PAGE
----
Reading the Arduino Schematic (for a Beginner)

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Alright, well, I've decided to start learning about how circuits work and as part of that I've looked into getting an Arduino, either by building one myself or buying one. I came across this tutorial here: http://www.instructables.com/id/DIY-Arduino-or-The-DIY-Duino/"
I noticed that the design of the board was rather simple, requiring only two resistors and one IC (the ATMega chip). Out of interest, I've tried looking at the "standard" Arduino Uno schematic at http://arduino.cc/en/uploads/Main/arduino-uno-schematic.pdf" and noticed it's complexity. I have very little electrical engineering experience.

Thus my first question is, why is the Arduino Uno design so much more complex? Is it the USB interface?

My next question is how do I exactly read the schematic? I know what all the symbols mean, but I'm confused about some points. Like on the top left, there's a capacitor on it's own, linking to 4 wires labelled GND, +5V, 4, and 8. I'm assuming that all the GND's connect together and are at a neutral voltage, and all the +5V connect together and are supplied a voltage of 5V. But where do the 4 and the 8 lead to?

On the top right, there is a separate piece of the circuit, on which there is an unlabelled box with wires labelled 1,2, and 3. What is that for?

Then there are the ICs labelled ICSP. A quick google search shows "In Circuit Serial Programming (ICSP) is a method of directly programming AVRs, the Parallax Propeller, and PIC microcontrollers." but how does that apply here?

Also, on a few of the ICs, some pins are left unused. Is this normal?

Thanks in advance for the help. Sorry if these questions are trivial for most people.
 
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I could be wrong about all this.... I don't use/know the architecture of the Arduino -- and am now re-considering being even slightly interested in it -- so there may be subtleties that I don't get ... but .... you're right, that's a fairly confusing schematic. It does look like parts were just added and subtracted somewhat at will.

Firstly it's complicated because there seem to be two ATMEGA8 micro-controllers linked together somehow -- perhaps via the TX/RX lines at the bottom. It looks like the one on the left does USB and the one on the right does I/O. They each have an ICSP connector, probably to do initial programming. If I understand correctly the user level programming is done through the USB port which would require a resident "bootloader" program on each of the controllers, so the ICSP may be there to install the bootloader.

There also seem to be two MC33269 power regulators at the top right, perhaps there are two different packages with slightly different pinouts? Or else the designer just forgot to erase one? Look on the board and see if there are two of those chips, for some reason I can't fathom.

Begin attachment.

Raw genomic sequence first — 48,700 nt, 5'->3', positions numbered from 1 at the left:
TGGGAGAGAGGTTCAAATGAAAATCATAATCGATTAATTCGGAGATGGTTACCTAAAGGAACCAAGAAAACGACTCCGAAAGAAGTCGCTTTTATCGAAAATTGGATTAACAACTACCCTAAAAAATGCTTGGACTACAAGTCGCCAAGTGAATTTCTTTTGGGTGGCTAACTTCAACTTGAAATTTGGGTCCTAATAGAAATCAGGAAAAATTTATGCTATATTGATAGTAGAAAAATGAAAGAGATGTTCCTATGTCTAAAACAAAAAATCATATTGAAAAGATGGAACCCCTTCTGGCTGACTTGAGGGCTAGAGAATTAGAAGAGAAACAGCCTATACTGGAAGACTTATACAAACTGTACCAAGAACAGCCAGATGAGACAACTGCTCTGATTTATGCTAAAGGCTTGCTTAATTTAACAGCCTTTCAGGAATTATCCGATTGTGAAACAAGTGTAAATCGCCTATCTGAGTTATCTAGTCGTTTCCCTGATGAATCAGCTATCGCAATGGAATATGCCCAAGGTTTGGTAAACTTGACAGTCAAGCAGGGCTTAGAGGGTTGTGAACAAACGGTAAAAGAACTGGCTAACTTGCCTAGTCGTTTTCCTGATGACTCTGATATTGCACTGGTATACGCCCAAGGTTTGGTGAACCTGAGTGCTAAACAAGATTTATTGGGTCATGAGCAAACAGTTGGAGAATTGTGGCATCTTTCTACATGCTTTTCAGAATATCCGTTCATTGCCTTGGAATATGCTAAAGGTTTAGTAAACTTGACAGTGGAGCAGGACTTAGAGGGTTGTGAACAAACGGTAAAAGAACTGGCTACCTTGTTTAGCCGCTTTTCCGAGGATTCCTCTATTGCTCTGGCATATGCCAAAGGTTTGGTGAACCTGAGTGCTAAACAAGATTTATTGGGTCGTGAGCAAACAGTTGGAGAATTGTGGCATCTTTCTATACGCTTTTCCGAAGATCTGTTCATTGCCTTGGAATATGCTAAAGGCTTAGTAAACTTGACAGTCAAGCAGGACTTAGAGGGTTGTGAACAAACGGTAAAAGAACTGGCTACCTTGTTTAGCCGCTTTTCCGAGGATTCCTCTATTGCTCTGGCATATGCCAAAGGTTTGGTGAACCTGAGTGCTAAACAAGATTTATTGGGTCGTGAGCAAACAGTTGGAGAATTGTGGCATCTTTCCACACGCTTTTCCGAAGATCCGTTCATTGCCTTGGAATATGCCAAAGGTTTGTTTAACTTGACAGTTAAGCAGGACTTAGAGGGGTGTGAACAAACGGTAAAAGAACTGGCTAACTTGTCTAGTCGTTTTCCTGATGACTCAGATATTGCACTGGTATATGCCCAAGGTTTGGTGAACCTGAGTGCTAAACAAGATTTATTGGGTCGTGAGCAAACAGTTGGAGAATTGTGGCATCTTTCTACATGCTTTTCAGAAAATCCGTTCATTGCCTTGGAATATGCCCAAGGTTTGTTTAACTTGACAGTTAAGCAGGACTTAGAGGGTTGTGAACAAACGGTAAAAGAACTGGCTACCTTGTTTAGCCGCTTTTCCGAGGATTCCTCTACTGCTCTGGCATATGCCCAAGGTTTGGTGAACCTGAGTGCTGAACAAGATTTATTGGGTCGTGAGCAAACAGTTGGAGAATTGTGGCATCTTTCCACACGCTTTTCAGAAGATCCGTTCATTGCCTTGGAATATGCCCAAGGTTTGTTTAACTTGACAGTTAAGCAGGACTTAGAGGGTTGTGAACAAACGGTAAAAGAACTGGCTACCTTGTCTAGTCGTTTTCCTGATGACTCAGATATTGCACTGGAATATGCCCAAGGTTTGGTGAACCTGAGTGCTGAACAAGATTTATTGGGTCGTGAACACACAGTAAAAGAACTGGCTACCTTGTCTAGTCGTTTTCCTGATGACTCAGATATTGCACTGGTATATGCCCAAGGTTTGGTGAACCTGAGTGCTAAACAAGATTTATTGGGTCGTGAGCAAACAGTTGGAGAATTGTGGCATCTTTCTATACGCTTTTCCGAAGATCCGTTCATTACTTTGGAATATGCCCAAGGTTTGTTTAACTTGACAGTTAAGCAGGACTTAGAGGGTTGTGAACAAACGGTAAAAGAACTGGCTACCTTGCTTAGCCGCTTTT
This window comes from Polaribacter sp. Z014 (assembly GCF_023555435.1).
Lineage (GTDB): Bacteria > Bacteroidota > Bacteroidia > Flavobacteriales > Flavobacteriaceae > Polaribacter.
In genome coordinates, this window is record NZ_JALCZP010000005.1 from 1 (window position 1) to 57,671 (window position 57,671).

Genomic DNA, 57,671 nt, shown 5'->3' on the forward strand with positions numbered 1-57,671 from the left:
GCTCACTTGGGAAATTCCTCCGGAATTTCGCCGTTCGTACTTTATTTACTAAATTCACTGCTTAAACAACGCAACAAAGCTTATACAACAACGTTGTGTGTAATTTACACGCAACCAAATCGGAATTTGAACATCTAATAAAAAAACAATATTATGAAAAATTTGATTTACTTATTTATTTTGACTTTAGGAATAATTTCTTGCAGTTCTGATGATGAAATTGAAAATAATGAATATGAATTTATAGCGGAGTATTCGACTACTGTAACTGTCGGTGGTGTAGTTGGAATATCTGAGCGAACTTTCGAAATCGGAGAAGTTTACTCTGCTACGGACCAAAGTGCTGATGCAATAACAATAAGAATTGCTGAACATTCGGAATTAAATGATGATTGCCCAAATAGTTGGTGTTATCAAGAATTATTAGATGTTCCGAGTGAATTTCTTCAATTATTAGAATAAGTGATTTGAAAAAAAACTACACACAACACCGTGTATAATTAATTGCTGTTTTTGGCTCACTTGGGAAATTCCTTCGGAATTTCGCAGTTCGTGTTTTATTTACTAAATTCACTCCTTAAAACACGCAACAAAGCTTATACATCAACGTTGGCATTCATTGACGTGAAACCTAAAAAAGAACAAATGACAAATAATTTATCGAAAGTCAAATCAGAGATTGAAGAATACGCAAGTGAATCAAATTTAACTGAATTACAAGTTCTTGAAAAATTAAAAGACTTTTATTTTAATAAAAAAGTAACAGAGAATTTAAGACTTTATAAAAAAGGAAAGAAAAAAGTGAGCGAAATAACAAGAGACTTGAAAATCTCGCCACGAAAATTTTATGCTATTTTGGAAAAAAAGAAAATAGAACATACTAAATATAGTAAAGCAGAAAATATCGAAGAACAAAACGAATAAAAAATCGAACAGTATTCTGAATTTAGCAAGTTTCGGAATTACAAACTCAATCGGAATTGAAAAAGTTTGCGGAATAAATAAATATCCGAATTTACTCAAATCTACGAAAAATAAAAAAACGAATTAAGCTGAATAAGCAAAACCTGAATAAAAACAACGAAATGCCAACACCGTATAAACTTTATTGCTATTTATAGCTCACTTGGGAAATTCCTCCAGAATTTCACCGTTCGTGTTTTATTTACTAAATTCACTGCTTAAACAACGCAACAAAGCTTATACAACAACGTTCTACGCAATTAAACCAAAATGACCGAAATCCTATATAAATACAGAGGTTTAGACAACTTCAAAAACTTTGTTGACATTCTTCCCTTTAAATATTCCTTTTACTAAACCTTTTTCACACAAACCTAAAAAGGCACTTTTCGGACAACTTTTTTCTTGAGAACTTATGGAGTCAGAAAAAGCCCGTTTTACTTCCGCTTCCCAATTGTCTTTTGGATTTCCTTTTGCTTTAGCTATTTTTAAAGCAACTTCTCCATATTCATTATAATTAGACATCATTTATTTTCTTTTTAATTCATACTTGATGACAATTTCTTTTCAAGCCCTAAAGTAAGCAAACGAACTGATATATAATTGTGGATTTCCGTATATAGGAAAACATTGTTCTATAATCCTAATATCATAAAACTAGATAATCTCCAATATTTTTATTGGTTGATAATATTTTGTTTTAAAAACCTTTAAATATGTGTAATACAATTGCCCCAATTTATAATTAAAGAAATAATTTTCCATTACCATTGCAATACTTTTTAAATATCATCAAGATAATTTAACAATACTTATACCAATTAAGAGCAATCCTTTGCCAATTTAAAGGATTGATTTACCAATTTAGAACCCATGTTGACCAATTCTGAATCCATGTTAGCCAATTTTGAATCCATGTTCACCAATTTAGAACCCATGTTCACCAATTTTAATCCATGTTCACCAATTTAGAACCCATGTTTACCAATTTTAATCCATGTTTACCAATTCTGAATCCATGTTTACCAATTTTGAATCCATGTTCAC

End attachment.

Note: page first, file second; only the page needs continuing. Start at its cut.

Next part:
I think the mystery capacitor on the left top is another artifact of something that was only partially removed. Minus the 4 and 8 markings it would be a fairly standard way to denote a power supply bypass capacitor, but 200 nano-farads is a weird value and a weird way of specifying it. All the other stuff at the top left, the op-amp etc, are probably to switch power sources between USB and external. However I can't find any reasonable place the labeled 3v3 output of that LP2985 (also a voltage regulator) goes since the VCC of the controllers is shown to be 5v. Maybe another lapse of design drawing rigor?

And yes, in theory at least, all labeled points like +5 and Gnd connect to their respective partners. This just saves having a bunch of lines running all over the diagram. Unused pins are usual as well, although I don't see the point of having two controllers when I/O pins on the USB one are available.

I'm being a bit snotty because I have designed my own PIC controller board which has useful input conditioning and output drivers, exactly to avoid having to learn how to buy and use the Arduino. Now that I've poked at that schematic I understand why...
 
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Hmm, so it's not just me then. Pictures of the board are here (front and back):

http://arduino.cc/en/uploads/Main/ArduinoUnoFront.jpg"
http://arduino.cc/en/uploads/Main/ArduinoUnoBack.jpg"

So the part labelled ICSP is for initial programming I see. I think there appears to be only one power regulator (although I'm new at this, so don't take my word for it). Thanks, I think it makes a bit more sense now. As a beginner I think I'm going to buy a Freeduino kit with the PCB premade and instructions on how to solder it together.
 
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Thus my first question is, why is the Arduino Uno design so much more complex? Is it the USB interface?
From a 5 minute glance, it looks like it has a USB powered programmer. Most of this stuff seems to be just to program your chip (which is in a socket), then you can remove the chip from the socket if you like or use the supplied connections.

My next question is how do I exactly read the schematic? I know what all the symbols mean, but I'm confused about some points. Like on the top left, there's a capacitor on it's own, linking to 4 wires labelled GND, +5V, 4, and 8. I'm assuming that all the GND's connect together and are at a neutral voltage, and all the +5V connect together and are supplied a voltage of 5V. But where do the 4 and the 8 lead to?
4 and 8 are the supply pins of the OP AMP, U1

On the top right, there is a separate piece of the circuit, on which there is an unlabelled box with wires labelled 1,2, and 3. What is that for?
Looks like the power input connector to me.


Then there are the ICs labelled ICSP. A quick google search shows "In Circuit Serial Programming (ICSP) is a method of directly programming AVRs, the Parallax Propeller, and PIC microcontrollers." but how does that apply here?
Those are not ICs those are conenctors for an ICSP connection


TAlso, on a few of the ICs, some pins are left unused. Is this normal?
Yes
 
  • #5
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Alright that seems to makes sense. But how is it immediately obvious that the wires labelled 4 and 8 connect to the OP AMP? Am I supposed to look this up on the datasheet? What about the connector labelled "7" on U1B?
 
  • #6